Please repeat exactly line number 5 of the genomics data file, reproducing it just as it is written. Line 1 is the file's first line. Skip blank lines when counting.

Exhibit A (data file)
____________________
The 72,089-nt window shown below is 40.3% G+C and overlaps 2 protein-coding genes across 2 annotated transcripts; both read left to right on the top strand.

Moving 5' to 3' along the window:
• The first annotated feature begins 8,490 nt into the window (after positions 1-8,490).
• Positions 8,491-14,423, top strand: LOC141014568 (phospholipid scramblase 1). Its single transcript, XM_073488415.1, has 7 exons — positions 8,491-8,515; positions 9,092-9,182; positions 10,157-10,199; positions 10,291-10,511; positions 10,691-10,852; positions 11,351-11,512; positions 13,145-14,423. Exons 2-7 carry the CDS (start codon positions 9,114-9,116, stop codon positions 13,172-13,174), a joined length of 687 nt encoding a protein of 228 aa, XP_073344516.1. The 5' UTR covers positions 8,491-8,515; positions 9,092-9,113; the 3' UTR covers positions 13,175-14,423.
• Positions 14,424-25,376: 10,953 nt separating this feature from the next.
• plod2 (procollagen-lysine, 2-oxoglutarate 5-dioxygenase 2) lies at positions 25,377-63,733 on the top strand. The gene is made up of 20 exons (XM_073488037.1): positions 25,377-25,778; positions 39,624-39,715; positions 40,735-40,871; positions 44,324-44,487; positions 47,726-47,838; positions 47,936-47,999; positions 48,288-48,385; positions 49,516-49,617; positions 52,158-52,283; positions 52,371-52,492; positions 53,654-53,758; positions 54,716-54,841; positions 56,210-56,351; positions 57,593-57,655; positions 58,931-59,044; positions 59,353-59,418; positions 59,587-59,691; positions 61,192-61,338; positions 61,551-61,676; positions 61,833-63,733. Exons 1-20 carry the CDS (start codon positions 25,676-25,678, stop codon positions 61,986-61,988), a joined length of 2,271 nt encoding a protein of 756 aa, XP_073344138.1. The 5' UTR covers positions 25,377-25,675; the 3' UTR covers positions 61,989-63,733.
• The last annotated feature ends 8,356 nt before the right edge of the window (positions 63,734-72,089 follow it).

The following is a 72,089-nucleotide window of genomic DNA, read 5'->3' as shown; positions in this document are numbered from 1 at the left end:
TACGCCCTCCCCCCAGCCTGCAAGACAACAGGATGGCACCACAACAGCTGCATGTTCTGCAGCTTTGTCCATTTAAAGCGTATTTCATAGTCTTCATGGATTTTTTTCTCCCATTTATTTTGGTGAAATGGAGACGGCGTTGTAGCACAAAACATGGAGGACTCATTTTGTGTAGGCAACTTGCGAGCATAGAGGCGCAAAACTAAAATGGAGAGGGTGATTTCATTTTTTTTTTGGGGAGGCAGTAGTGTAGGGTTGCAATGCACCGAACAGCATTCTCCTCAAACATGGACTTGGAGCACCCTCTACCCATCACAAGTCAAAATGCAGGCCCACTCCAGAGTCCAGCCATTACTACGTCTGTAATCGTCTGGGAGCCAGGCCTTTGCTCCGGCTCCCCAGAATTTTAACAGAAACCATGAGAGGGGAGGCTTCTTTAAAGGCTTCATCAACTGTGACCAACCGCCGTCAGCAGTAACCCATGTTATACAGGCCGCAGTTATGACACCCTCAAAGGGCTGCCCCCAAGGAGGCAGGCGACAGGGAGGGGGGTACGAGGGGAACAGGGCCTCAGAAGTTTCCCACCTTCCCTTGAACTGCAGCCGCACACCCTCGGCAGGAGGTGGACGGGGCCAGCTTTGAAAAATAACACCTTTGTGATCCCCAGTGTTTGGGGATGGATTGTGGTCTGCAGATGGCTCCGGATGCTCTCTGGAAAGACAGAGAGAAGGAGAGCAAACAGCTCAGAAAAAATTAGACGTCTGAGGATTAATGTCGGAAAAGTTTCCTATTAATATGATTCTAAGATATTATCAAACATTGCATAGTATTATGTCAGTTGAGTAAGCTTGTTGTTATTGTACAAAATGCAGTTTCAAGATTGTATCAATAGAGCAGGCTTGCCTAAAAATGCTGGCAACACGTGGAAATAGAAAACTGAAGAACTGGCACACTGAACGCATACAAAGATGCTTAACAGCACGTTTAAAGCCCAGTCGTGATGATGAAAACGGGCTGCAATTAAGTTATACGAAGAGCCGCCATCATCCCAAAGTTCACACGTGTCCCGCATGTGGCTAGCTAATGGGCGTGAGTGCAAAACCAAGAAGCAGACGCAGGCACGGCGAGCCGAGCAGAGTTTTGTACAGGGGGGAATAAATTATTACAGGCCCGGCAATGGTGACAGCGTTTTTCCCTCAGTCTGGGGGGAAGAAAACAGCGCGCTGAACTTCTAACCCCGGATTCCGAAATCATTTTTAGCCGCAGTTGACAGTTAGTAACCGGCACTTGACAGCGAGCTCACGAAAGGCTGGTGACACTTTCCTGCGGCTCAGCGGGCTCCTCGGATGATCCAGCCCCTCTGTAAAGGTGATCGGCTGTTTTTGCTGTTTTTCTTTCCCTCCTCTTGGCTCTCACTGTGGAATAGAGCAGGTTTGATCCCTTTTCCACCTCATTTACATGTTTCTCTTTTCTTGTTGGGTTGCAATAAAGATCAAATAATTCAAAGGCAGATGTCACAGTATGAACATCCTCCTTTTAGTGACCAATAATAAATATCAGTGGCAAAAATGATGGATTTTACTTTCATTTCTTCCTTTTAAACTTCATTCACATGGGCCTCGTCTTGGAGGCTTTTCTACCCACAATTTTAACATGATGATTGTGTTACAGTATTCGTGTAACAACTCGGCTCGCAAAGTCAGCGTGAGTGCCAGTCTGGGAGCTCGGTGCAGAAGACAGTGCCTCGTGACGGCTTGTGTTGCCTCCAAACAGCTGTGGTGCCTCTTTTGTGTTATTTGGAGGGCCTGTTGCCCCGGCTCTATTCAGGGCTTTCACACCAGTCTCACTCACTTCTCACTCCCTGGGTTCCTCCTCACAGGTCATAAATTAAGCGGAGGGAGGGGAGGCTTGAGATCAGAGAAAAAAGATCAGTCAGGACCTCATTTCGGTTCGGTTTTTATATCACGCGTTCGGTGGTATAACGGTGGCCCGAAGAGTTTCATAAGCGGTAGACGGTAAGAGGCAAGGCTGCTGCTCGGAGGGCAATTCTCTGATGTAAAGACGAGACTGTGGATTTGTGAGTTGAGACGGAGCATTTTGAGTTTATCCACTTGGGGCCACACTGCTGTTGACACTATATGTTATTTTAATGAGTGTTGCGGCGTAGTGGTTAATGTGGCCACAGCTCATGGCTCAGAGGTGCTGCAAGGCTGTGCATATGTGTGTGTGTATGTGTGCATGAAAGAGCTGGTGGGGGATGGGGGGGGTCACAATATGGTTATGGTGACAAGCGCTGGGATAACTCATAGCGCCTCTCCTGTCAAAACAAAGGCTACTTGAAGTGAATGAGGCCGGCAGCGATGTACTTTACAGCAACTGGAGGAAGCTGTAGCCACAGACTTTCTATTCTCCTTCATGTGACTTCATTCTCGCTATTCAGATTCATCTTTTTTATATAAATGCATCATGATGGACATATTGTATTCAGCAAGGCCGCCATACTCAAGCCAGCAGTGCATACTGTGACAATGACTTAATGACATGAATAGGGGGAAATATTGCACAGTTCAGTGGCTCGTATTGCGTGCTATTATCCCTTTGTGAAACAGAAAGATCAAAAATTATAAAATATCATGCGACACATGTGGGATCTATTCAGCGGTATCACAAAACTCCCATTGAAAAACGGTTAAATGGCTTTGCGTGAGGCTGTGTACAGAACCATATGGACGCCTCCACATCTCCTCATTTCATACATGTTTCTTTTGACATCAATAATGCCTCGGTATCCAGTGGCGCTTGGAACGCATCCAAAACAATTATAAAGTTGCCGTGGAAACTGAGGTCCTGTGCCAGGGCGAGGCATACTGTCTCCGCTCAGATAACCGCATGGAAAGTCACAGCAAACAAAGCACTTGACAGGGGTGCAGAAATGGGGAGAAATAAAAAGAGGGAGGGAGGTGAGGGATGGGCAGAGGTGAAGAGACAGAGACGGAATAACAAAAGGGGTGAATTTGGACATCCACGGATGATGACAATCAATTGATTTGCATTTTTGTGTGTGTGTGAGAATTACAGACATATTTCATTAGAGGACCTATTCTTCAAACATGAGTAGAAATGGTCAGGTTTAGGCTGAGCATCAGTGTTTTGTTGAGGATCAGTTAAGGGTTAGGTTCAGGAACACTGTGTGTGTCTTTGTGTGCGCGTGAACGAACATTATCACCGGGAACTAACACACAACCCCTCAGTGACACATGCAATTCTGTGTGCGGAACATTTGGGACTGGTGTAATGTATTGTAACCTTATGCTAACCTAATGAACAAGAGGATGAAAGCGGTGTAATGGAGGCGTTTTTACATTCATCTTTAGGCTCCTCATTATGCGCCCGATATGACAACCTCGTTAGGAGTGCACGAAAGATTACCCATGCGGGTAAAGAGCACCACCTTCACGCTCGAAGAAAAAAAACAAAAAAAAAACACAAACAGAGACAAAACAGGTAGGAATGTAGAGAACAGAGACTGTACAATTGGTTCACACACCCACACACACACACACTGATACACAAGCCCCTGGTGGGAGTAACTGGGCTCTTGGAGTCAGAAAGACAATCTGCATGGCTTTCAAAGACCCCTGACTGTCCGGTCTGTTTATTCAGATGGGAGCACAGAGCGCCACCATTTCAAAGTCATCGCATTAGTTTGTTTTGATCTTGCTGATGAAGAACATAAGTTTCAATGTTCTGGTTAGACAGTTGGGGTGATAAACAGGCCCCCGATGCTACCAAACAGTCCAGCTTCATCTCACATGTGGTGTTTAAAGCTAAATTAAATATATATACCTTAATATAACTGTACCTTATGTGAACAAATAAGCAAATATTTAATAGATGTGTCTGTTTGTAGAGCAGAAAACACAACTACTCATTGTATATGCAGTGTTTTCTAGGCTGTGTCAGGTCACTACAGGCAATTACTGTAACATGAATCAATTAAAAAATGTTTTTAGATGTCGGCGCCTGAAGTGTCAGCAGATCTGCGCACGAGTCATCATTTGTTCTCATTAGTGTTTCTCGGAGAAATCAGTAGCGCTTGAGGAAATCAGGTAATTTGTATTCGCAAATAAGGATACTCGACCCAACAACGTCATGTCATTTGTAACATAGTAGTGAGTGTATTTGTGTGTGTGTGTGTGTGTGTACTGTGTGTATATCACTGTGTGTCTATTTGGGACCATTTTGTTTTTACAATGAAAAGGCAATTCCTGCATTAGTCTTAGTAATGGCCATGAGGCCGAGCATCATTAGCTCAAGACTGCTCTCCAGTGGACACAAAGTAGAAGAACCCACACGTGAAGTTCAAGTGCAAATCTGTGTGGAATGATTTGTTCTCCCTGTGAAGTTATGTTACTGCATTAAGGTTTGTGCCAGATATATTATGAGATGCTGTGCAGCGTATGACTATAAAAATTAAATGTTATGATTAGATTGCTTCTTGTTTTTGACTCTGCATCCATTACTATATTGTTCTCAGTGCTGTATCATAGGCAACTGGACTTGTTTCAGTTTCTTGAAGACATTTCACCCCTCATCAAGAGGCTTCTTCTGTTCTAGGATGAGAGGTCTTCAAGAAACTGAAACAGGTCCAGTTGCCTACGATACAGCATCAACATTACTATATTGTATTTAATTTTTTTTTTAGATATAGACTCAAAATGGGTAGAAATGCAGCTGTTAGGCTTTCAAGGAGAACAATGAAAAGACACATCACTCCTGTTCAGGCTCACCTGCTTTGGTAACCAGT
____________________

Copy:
• Positions 14,424-25,376: 10,953 nt separating this feature from the next.